I say \”ticket on, PPB.\”

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    Jonathan Maus / BikePortland June 20, 2007 at 3:32 pm

    \”Jonathan….Blowing a stop sign because you always blow stop signs in every part of town isn’t done for \”safety\”\”

    rixtir,

    I don\’t \”blow stop signs\”… I\’m not sure why you refer to that.

    And my point was to question whether or not it is appropriate to expect 100% compliance with traffic control devices in an area that is poorly engineered, offers suspect visibility of said devices, and is generally substandard in safety for a particular user group.

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    rixtir June 20, 2007 at 3:34 pm

    Jonathan, my writing error, I realized after I posted that the entire post may have appeared to be directed at you. It wasn\’t. What I meant, rather inelegantly, it appears, is that I am questioning your statements that it\’s unsafe to stop there. Everything after that was directed at stop sign runners in general, not at you.

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    Jonathan Maus / BikePortland June 20, 2007 at 3:37 pm

    \”I am questioning your statements that it\’s unsafe to stop there.\”

    My point is not that it\’s unsafe to stop there, it\’s that when a cyclist feels unsafe (given the conditions I describe above) their compliance will likely go down.

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    rixtir June 20, 2007 at 3:42 pm

    I would be more susceptible to being swayed by that argument if compliance was higher in other areas of the city. In my experience, cyclists blow through stops everywhere in Portland.

    Perhaps the PPB received complaints about cyclists blowing stops in this particular area from the businesses running trucks in the area?

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    BURR June 20, 2007 at 4:15 pm

    rixtir – the one cyclist in the city who comes to a COMPLETE stop at EVERY stop sign he encounters.

    IMO, you\’re either a saint or a total hypocrite.

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    rixtir June 20, 2007 at 4:24 pm

    Burr, I did roll through a stop once, because I didn\’t see it. Do you feel better now?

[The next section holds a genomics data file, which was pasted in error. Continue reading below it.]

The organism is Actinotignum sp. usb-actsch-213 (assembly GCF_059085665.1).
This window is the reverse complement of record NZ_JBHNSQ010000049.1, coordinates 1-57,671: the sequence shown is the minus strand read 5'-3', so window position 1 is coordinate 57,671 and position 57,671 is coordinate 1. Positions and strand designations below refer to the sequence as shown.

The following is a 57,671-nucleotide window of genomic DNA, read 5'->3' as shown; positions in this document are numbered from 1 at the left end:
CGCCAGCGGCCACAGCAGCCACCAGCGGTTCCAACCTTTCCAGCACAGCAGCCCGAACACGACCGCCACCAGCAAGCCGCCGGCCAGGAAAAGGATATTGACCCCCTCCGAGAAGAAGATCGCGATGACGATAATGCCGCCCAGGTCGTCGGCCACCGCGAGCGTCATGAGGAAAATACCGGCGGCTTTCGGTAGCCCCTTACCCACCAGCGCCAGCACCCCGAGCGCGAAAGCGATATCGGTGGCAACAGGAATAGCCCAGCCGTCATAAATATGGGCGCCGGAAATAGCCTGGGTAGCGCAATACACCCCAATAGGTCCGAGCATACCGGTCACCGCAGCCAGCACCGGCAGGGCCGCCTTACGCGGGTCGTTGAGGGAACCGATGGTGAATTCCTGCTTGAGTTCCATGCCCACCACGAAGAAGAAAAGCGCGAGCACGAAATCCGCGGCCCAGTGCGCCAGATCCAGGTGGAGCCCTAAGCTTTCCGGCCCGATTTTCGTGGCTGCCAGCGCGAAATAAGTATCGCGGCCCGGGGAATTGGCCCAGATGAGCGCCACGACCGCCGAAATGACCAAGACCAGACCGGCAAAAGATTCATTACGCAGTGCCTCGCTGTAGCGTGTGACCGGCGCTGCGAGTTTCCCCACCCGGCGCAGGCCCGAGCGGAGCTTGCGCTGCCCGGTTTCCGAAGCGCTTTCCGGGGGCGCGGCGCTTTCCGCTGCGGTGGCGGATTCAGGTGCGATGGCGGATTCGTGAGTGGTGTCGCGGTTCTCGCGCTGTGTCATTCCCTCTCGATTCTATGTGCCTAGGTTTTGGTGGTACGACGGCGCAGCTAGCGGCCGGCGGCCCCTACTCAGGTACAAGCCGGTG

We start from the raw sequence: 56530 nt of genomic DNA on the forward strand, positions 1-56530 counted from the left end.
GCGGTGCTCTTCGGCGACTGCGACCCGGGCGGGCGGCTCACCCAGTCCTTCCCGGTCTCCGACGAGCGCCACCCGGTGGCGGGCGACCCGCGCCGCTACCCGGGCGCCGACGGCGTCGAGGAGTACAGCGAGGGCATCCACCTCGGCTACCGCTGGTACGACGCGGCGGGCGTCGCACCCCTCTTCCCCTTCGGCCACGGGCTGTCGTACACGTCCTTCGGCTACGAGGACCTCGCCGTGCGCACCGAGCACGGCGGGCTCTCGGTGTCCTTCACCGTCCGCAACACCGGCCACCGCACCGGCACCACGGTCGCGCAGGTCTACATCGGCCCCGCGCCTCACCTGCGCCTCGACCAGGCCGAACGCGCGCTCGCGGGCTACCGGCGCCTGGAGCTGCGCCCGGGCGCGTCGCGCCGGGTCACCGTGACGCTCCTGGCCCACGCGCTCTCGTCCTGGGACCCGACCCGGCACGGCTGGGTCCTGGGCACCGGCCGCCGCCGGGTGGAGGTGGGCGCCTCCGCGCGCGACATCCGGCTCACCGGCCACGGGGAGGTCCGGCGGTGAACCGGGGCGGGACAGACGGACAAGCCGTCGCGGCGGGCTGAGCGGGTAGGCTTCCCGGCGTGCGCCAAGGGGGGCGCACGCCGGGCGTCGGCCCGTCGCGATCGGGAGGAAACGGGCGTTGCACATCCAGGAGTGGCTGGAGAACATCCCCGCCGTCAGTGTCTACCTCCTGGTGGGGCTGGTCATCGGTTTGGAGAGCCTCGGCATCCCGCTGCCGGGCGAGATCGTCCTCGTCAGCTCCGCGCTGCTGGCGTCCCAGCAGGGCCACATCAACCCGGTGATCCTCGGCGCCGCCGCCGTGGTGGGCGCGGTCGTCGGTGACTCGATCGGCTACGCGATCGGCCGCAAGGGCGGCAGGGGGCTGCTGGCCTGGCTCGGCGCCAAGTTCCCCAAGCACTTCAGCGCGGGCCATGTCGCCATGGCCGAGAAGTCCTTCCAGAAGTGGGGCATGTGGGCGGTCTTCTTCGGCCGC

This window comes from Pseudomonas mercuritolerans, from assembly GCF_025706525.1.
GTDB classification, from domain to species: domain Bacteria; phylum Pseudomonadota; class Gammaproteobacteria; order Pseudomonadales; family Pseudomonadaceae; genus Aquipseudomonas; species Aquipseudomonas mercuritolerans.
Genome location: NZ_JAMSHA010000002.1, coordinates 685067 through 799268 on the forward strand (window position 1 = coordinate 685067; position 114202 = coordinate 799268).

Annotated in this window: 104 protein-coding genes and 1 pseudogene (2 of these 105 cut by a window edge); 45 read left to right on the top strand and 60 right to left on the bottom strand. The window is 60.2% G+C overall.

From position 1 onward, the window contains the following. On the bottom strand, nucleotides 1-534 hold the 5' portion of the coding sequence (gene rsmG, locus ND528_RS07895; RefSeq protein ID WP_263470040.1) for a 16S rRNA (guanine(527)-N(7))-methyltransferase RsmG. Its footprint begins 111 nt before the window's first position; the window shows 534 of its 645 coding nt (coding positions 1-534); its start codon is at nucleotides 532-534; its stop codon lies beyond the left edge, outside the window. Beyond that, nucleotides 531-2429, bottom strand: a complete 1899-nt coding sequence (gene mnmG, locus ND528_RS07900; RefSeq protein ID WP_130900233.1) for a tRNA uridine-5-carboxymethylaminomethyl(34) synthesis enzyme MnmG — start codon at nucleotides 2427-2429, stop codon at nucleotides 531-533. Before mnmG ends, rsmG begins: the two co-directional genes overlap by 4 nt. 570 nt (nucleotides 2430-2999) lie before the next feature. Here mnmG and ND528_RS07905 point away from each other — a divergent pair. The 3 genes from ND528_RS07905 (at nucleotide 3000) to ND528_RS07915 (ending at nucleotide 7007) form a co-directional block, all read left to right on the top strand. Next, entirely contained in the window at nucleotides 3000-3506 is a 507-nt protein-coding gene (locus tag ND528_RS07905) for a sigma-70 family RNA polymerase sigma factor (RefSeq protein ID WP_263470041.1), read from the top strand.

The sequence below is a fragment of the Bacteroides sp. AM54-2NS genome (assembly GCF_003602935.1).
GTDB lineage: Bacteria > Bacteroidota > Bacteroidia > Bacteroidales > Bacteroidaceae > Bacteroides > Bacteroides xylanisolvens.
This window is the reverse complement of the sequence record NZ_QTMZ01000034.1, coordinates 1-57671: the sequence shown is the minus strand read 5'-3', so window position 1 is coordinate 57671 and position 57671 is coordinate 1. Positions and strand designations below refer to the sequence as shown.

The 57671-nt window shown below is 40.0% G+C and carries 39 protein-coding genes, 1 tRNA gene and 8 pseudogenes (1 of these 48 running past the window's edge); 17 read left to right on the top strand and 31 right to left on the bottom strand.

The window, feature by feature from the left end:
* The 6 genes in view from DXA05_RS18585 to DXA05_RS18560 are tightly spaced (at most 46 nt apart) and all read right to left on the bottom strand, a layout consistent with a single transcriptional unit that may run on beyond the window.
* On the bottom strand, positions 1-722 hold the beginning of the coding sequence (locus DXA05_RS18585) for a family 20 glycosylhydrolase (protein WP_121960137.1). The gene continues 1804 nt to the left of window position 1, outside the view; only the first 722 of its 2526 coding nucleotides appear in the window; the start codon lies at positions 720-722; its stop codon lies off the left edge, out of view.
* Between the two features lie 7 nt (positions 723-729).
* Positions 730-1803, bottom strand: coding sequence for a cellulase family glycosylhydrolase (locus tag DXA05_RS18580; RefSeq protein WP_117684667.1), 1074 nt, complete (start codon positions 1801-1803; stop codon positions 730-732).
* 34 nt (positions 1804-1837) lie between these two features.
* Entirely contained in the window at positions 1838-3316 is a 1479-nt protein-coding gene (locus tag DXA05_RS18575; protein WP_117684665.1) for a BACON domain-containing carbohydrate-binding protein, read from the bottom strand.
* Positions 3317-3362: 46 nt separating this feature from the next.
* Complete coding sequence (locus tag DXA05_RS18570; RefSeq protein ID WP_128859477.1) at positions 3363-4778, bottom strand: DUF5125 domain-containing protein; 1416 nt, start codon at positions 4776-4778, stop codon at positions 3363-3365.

I can\’t in good conscience see something that is harming cycling and look the other way. Blowing stops is harming cycling. It has to stop. If people don\’t care enough about cycling to protect it, they should move on to some other fad, because they\’re not doing cycling any favors by riding.

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    peejay June 20, 2007 at 4:41 pm

    rixtir:

    I don\’t know what\’s in the mind of the average motorist. I\’ve heard from a number of them that they resent bicyclists for many things that are perfectly legal, like taking the lane when there\’s no room on the side of the road, or even for occupying a bike lane when the motorsit wished to move through that bike lane. I cannot help them if that\’s what they resent about us. I also cannot help them if they resent us for doing things that don\’t affect them in the least, like skipping a stop sign when there is no other traffic. If they don\’t get it that it\’s easier for them to get to where they want to go because there are fewer cars on the road as a direct consequence of bicycle use, I am not obligated to be concerned for their feelings.

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    janel June 20, 2007 at 4:43 pm

    PoPo I did not know about the automatic reduction, thanks for the info. But I would not go to court to contest that I didn\’t stop at the sign, I would like the option to be able to go to the safety class and get a reduced ticket that way. Now I am wondering if the automatic reduction would be less or more than the reduction for taking the safety class, if I should risk it going to court.

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    N.I.K. June 20, 2007 at 4:47 pm

    rixtir – the one cyclist in the city who comes to a COMPLETE stop at EVERY stop sign he encounters.

    Hey, make that two saints. ;P rixtir\’s heavy-handedness cheeses me off at times but on the whole I agree with him, if not in approach (calling people immature scofflaws is no way to initiate a much-needed conversation) then in principle – I don\’t agree with the way our current stop sign laws work and I agree even less with the inconsistent enforcement, but let\’s none of us pretend for one stinkin\’ minute that blowing a stop, even when you\’re in the clear, is an act of civil disobedience or anything of the sort. It\’s about convenience, plain and simple. You want to change things, write letters and make phone calls and give some support to the BTA (no matter how nannying Mr. Bricker may sound at times, he\’s doing it for the right reasons). Until the law changes, it\’s either follow the law or risk a fine.